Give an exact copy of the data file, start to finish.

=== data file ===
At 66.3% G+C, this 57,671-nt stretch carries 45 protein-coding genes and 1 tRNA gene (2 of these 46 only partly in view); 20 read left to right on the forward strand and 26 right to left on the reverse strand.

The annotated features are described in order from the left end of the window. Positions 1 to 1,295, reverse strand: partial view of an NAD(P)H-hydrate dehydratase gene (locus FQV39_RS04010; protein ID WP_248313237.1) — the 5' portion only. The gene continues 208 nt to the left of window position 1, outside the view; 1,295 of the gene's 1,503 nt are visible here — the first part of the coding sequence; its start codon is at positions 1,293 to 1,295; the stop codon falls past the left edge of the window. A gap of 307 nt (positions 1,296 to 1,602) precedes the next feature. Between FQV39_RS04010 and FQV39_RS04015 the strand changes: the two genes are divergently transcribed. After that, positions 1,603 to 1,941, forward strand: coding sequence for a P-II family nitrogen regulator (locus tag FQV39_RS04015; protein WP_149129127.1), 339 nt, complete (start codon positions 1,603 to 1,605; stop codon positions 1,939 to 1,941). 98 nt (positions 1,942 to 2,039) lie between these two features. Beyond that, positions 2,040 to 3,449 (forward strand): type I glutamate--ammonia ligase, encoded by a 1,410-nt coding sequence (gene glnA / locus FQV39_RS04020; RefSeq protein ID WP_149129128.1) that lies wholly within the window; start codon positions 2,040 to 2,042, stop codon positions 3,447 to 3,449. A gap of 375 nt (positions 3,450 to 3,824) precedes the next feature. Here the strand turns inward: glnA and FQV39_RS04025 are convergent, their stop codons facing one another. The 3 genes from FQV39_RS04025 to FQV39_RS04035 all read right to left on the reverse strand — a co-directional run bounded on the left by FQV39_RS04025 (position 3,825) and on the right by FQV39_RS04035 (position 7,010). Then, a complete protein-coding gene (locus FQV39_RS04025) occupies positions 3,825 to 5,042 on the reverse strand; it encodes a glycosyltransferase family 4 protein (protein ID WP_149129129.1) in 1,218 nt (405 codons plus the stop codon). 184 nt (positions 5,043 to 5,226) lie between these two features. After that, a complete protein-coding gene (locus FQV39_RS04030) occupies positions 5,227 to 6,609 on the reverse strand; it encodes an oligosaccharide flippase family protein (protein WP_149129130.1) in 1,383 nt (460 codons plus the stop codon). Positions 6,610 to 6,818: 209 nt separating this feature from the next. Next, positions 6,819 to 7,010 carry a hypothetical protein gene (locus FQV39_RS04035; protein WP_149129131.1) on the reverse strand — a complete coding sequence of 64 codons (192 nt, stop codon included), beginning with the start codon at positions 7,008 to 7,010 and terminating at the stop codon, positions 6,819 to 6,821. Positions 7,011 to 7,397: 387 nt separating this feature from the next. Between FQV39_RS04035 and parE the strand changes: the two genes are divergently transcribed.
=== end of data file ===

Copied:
At 66.3% G+C, this 57,671-nt stretch carries 45 protein-coding genes and 1 tRNA gene (2 of these 46 only partly in view); 20 read left to right on the forward strand and 26 right to left on the reverse strand.

The annotated features are described in order from the left end of the window. Positions 1 to 1,295, reverse strand: partial view of an NAD(P)H-hydrate dehydratase gene (locus FQV39_RS04010; protein ID WP_248313237.1) — the 5' portion only. The gene continues 208 nt to the left of window position 1, outside the view; 1,295 of the gene's 1,503 nt are visible here — the first part of the coding sequence; its start codon is at positions 1,293 to 1,295; the stop codon falls past the left edge of the window. A gap of 307 nt (positions 1,296 to 1,602) precedes the next feature. Between FQV39_RS04010 and FQV39_RS04015 the strand changes: the two genes are divergently transcribed. After that, positions 1,603 to 1,941, forward strand: coding sequence for a P-II family nitrogen regulator (locus tag FQV39_RS04015; protein WP_149129127.1), 339 nt, complete (start codon positions 1,603 to 1,605; stop codon positions 1,939 to 1,941). 98 nt (positions 1,942 to 2,039) lie between these two features. Beyond that, positions 2,040 to 3,449 (forward strand): type I glutamate--ammonia ligase, encoded by a 1,410-nt coding sequence (gene glnA / locus FQV39_RS04020; RefSeq protein ID WP_149129128.1) that lies wholly within the window; start codon positions 2,040 to 2,042, stop codon positions 3,447 to 3,449. A gap of 375 nt (positions 3,450 to 3,824) precedes the next feature. Here the strand turns inward: glnA and FQV39_RS04025 are convergent, their stop codons facing one another. The 3 genes from FQV39_RS04025 to FQV39_RS04035 all read right to left on the reverse strand — a co-directional run bounded on the left by FQV39_RS04025 (position 3,825) and on the right by FQV39_RS04035 (position 7,010). Then, a complete protein-coding gene (locus FQV39_RS04025) occupies positions 3,825 to 5,042 on the reverse strand; it encodes a glycosyltransferase family 4 protein (protein ID WP_149129129.1) in 1,218 nt (405 codons plus the stop codon). 184 nt (positions 5,043 to 5,226) lie between these two features. After that, a complete protein-coding gene (locus FQV39_RS04030) occupies positions 5,227 to 6,609 on the reverse strand; it encodes an oligosaccharide flippase family protein (protein WP_149129130.1) in 1,383 nt (460 codons plus the stop codon). Positions 6,610 to 6,818: 209 nt separating this feature from the next. Next, positions 6,819 to 7,010 carry a hypothetical protein gene (locus FQV39_RS04035; protein WP_149129131.1) on the reverse strand — a complete coding sequence of 64 codons (192 nt, stop codon included), beginning with the start codon at positions 7,008 to 7,010 and terminating at the stop codon, positions 6,819 to 6,821. Positions 7,011 to 7,397: 387 nt separating this feature from the next. Between FQV39_RS04035 and parE the strand changes: the two genes are divergently transcribed.